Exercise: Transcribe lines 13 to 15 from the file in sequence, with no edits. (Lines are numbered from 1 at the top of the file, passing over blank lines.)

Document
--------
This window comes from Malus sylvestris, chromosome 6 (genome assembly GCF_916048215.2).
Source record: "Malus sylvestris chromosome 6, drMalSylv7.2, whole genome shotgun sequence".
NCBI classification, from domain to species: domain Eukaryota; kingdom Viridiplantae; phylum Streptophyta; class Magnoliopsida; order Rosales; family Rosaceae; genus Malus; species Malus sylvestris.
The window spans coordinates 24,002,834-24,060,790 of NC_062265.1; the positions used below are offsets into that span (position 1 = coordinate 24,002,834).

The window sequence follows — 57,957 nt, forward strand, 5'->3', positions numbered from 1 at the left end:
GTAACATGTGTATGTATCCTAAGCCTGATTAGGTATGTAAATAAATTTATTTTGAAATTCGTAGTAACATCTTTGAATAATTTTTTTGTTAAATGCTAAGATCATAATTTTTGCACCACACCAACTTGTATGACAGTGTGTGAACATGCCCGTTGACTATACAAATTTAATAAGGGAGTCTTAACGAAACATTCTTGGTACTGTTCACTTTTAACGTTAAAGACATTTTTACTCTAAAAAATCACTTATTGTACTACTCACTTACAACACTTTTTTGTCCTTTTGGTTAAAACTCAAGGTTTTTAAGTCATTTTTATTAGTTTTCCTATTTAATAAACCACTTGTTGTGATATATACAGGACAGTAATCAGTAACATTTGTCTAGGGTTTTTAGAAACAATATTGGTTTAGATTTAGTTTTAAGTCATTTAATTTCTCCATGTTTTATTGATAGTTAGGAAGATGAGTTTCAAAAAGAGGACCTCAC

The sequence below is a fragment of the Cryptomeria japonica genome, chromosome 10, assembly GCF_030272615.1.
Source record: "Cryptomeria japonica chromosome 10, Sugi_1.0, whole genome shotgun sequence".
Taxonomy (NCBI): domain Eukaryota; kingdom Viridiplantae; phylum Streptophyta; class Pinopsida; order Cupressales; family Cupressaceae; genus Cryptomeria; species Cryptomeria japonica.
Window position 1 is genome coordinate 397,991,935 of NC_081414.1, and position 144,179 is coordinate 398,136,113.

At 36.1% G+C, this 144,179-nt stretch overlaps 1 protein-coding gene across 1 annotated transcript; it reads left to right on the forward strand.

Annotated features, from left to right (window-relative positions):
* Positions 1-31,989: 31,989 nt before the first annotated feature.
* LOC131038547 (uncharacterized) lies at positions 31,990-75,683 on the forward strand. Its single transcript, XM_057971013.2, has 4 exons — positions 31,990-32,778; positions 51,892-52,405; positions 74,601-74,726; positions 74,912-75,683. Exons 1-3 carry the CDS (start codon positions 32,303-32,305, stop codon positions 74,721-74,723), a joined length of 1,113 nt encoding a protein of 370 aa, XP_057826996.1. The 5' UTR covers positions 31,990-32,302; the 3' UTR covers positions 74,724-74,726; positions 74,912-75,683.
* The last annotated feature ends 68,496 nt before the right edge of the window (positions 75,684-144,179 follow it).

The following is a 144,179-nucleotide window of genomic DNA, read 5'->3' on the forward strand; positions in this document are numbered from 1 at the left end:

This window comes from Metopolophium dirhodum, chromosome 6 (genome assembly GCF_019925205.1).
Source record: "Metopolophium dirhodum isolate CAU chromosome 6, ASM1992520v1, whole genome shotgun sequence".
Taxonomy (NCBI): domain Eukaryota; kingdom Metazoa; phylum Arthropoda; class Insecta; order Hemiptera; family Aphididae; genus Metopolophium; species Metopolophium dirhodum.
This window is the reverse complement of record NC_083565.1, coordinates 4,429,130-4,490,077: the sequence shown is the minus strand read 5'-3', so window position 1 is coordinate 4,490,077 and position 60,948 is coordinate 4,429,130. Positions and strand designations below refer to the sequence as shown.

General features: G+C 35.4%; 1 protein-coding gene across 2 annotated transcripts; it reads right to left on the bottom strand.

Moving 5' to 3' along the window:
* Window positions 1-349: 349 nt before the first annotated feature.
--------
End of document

* Positions 1-31,989: 31,989 nt before the first annotated feature.
* LOC131038547 (uncharacterized) lies at positions 31,990-75,683 on the forward strand. Its single transcript, XM_057971013.2, has 4 exons — positions 31,990-32,778; positions 51,892-52,405; positions 74,601-74,726; positions 74,912-75,683. Exons 1-3 carry the CDS (start codon positions 32,303-32,305, stop codon positions 74,721-74,723), a joined length of 1,113 nt encoding a protein of 370 aa, XP_057826996.1. The 5' UTR covers positions 31,990-32,302; the 3' UTR covers positions 74,724-74,726; positions 74,912-75,683.
* The last annotated feature ends 68,496 nt before the right edge of the window (positions 75,684-144,179 follow it).